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Jobs report unlikely to give Democrats midterm boost

BY Domenico Montanaro, Terence Burlij and Simone Pathe  April 4, 2014 at 9:04 AM EST
About 1,500 people seeking employment wait in line to enter a job fair outside the Arena Stage at the Mead Center for American Theater March 28 in Washington, D.C.  Photo by Chip Somodevilla/Getty Images

About 1,500 people seeking employment wait in line to enter a job fair outside the Arena Stage at the Mead Center for American Theater March 28 in Washington, D.C. Photo by Chip Somodevilla/Getty Images

The Morning Line

Today in the Morning Line:

  • Jobs numbers for March released
  • This week by the numbers
  • Bush-Jindal 2016?
  • And who attends a pro-cock-fighting rally but doesn’t know it?

Jobs report: The Bureau of Labor Statistics reported Friday that the U.S. economy added 192,000 jobs in March while the unemployment rate held steady at 6.7 percent. The employment gains from January and February were 37,000 higher than previously reported. During the 2012 presidential election, it held true that if the jobs report showed gains above 150,000, that was a good one-day story for the president (even though there is a healthy margin of error and revisions). If it was below, that wound up being bad. Now, it seems Wall Street’s expectations have increased to closer to 200,000, and the political expectations have moved along with it, especially since 11 of 14 months from October 2013 to November 2014 showed gains of 200,000 or close to it. And the unemployment rate has steadily and slowly declined from a high of 10 percent in October 2009 to in the 6s. For Democrats hoping to point to an improving economy heading into the midterms, Friday’s report isn’t likely to give them much of a jolt, but it isn’t bad either.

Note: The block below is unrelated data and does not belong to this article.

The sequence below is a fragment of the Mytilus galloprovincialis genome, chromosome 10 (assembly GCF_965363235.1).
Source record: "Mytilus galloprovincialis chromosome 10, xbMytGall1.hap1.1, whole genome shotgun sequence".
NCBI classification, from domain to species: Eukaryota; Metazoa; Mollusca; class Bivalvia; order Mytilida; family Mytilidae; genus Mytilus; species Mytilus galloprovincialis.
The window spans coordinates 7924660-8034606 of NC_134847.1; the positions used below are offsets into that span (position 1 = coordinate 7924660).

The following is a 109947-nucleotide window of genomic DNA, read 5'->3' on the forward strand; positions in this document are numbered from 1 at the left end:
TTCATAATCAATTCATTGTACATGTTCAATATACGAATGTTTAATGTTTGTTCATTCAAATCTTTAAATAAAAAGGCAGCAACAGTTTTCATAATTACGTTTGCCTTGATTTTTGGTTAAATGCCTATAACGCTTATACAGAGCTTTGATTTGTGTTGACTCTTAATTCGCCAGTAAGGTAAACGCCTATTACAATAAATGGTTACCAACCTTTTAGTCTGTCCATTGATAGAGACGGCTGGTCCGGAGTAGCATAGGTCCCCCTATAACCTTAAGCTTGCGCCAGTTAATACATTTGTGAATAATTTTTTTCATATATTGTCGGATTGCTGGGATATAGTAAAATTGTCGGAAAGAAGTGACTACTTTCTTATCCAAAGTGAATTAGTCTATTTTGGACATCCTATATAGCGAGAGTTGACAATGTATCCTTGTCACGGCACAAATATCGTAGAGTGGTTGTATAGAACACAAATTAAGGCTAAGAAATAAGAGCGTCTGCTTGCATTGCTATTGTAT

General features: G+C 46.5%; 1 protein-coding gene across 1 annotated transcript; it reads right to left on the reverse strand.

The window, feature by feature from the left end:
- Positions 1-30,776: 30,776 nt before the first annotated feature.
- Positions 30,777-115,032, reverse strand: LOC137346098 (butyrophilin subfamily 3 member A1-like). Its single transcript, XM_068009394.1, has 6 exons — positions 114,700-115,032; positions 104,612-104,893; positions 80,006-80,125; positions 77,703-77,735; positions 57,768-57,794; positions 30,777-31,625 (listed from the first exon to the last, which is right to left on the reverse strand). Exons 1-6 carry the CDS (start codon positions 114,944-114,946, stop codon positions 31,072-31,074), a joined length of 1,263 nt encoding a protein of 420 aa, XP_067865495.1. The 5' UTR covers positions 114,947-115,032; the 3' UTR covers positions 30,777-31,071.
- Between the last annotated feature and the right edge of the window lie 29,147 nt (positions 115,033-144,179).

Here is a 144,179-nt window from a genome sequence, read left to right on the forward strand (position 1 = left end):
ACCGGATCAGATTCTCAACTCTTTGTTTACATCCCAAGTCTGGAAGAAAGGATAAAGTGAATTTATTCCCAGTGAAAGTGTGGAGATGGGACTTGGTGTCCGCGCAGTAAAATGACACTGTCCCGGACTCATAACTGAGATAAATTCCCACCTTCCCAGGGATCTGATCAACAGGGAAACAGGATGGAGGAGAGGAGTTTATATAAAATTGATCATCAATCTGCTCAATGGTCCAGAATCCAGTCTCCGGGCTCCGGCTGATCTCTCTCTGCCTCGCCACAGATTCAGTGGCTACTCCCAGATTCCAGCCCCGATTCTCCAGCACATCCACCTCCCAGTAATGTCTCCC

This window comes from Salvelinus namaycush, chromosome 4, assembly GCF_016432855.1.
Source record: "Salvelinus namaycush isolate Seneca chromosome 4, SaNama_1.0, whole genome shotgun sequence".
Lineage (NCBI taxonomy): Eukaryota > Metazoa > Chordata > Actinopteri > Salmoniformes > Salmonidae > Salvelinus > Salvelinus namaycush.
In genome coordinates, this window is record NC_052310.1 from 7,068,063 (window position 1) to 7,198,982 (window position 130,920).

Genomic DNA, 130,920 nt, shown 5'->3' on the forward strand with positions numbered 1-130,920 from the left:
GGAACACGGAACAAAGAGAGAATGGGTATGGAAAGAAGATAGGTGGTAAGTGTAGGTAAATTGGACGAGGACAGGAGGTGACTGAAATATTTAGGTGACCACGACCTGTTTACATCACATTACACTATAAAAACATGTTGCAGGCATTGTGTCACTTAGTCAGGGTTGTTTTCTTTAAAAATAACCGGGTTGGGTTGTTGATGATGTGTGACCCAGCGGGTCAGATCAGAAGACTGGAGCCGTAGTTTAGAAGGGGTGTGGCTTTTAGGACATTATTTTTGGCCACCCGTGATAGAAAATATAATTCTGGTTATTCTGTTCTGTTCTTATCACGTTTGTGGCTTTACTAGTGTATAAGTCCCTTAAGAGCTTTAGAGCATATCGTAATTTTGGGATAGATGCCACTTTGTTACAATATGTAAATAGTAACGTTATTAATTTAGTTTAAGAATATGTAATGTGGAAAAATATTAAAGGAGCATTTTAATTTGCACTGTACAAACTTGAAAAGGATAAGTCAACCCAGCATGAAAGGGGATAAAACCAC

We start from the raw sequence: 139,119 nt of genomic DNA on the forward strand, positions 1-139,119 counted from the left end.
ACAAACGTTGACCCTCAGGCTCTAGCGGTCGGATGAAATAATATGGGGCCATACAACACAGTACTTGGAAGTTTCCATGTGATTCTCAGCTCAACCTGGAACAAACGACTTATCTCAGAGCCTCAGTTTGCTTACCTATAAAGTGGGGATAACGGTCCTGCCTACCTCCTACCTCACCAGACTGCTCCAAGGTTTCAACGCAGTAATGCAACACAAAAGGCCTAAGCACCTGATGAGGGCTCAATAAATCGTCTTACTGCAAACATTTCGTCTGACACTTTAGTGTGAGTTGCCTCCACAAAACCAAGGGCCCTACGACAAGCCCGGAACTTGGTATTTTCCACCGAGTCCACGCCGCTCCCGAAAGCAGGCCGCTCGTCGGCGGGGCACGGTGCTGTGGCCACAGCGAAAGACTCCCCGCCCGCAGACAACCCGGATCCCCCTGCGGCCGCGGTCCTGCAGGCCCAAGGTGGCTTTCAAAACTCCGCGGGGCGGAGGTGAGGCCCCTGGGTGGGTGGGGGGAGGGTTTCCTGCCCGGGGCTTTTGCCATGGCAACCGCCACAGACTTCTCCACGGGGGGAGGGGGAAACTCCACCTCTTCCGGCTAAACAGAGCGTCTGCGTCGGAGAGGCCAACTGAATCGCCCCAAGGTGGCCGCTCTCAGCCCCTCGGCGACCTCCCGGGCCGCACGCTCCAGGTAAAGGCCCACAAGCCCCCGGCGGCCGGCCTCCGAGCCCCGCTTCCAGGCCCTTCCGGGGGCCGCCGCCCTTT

This week by the numbers: Given Friday’s jobs report, here’s a look at the week, by the numbers: